Pulling out of my bio-waste fuel port at home, I curse myself for giving in to Patricia’s invitation as I enter the hoverway. I usually pay little attention to the infoscreens as I pass by them, but tonight I am finding them more intriguing than usual. My dad calls them useless digital billboards that advertise nothing. I pass three of them before reaching the one that I’m supposed to decode. I shine my lumen across it and see the exact image that Patricia had sketched. I save it to my chip and turn in to the Terra del Oro parking carousel.
At the entrance door, I manifest my image code to the attendant and she lets me in with a friendly nod. The first thing I encounter is an ensemble of aromas encompassed by an enormous roomful of food booths. There in front of a booth with a Southern Trifect flag over it, I see Patricia. She’s glowing with enthusiasm as she extends her hand. I hesitantly extend mine, but she flings hers away from me and says, “Thought you could touch me, didn’t you?”
I wasn’t trying to touch you, but—“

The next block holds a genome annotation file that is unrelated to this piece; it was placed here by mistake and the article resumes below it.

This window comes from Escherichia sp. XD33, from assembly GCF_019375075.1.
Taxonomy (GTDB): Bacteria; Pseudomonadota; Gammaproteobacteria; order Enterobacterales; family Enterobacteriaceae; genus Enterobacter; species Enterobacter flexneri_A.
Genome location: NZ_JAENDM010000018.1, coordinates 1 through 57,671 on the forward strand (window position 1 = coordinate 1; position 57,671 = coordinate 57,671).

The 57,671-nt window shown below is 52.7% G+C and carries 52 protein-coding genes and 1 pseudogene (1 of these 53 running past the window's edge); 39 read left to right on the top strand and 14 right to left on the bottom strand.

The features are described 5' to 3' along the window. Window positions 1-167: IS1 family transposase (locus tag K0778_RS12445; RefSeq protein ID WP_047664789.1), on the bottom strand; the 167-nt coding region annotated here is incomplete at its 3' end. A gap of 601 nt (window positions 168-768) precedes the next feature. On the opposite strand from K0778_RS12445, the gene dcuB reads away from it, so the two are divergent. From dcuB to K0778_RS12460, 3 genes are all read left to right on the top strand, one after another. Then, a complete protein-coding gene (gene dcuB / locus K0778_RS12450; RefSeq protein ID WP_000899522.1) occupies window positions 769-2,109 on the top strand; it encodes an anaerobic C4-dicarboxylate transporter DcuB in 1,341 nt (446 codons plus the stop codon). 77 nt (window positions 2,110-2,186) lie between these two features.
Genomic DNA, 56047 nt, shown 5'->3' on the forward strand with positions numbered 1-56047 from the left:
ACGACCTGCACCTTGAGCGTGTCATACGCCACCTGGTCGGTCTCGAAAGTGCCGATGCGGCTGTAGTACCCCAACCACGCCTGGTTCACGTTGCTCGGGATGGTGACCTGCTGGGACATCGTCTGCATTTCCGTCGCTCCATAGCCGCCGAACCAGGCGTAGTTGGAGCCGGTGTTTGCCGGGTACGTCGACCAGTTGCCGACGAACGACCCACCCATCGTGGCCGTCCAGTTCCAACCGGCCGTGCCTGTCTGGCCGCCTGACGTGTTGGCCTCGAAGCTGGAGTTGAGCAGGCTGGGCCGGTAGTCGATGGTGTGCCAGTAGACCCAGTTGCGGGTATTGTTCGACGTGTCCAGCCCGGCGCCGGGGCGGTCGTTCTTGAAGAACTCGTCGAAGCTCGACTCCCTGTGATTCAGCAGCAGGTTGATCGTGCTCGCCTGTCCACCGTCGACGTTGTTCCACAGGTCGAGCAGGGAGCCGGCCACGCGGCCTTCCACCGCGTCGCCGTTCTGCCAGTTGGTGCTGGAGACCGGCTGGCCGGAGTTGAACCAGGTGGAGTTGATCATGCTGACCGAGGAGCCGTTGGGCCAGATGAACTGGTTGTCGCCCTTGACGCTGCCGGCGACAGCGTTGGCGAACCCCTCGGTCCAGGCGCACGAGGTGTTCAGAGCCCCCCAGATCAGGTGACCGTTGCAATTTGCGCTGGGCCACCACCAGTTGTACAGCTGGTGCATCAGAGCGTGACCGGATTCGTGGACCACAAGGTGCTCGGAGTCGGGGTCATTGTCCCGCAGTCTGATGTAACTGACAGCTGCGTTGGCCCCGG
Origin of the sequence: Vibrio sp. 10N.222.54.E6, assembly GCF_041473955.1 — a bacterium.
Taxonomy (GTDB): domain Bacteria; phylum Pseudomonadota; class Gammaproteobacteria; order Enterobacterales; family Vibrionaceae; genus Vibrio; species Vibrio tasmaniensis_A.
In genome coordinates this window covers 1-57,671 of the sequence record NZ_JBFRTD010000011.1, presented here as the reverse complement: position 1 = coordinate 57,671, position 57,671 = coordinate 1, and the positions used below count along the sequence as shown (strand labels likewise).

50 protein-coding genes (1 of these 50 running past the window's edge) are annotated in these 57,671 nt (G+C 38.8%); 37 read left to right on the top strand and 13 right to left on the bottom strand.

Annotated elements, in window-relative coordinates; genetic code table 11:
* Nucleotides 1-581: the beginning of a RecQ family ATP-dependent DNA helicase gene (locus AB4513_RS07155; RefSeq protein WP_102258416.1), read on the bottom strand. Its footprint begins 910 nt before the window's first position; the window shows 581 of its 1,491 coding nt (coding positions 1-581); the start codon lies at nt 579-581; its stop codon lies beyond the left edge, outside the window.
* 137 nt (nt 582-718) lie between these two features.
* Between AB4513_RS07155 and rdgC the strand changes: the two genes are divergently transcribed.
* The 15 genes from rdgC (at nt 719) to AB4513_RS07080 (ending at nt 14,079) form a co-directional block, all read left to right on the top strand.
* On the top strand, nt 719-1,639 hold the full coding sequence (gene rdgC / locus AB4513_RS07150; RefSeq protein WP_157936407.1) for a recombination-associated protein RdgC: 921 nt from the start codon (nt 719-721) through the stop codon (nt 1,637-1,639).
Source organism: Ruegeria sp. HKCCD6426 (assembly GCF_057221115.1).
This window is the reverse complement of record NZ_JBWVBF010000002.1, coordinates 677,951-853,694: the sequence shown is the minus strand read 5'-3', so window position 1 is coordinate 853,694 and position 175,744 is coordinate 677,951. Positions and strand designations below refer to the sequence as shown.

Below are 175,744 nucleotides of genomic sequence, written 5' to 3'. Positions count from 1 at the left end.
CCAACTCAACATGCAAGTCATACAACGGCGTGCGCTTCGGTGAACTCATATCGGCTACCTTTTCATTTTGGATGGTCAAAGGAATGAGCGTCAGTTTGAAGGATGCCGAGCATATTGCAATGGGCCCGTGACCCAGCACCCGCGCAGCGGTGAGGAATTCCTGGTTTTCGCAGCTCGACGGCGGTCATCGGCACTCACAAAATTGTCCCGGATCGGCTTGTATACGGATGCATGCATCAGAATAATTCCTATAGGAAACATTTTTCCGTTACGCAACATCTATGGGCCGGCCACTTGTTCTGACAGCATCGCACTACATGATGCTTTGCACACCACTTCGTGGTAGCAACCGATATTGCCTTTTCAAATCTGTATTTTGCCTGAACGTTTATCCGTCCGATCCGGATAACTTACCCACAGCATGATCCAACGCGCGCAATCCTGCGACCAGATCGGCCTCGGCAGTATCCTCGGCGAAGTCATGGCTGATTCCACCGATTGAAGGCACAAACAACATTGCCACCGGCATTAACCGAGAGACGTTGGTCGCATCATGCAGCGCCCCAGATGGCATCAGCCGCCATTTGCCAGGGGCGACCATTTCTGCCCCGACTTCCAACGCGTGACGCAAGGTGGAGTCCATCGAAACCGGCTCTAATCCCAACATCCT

“Go ahead. I dare you.”
Being a man who loves a dare, I did it. I touched her, but to my surprise, there was nothing to touch. “What are you? Some sort of—“
“I am a light shaper of the Holy Digital Trinity.”
“Here.” She manifests the image of her sketch. “Taste and see.”
Curious, I take a small bite of the morsel and feel every tastebud come to life.
“What is this?”
“Pay de Calabasa.”
“Pumpkin pie? Impossible. This tastes divine.”
“It is. We’ve blended Cajon and honey from the Southern Trifect, combined with maple flavors from the North, and pumpkin from our very own Western Terra del Oro.”
She gives me another piece and taps into my InChip device and says, “Here’s the recipe. You have to share it on your Racebook tonight…before it’s too late.”
“Too late for what?”
“In just days, the trifects are planning to destroy each other, but we’ve chosen you to regather the nation with this epicurean message that Justice cannot be created by a system of separation but must be manifested by love and appreciation for one other.
She lights up like the glow of a gas stove and dissipates into thin air.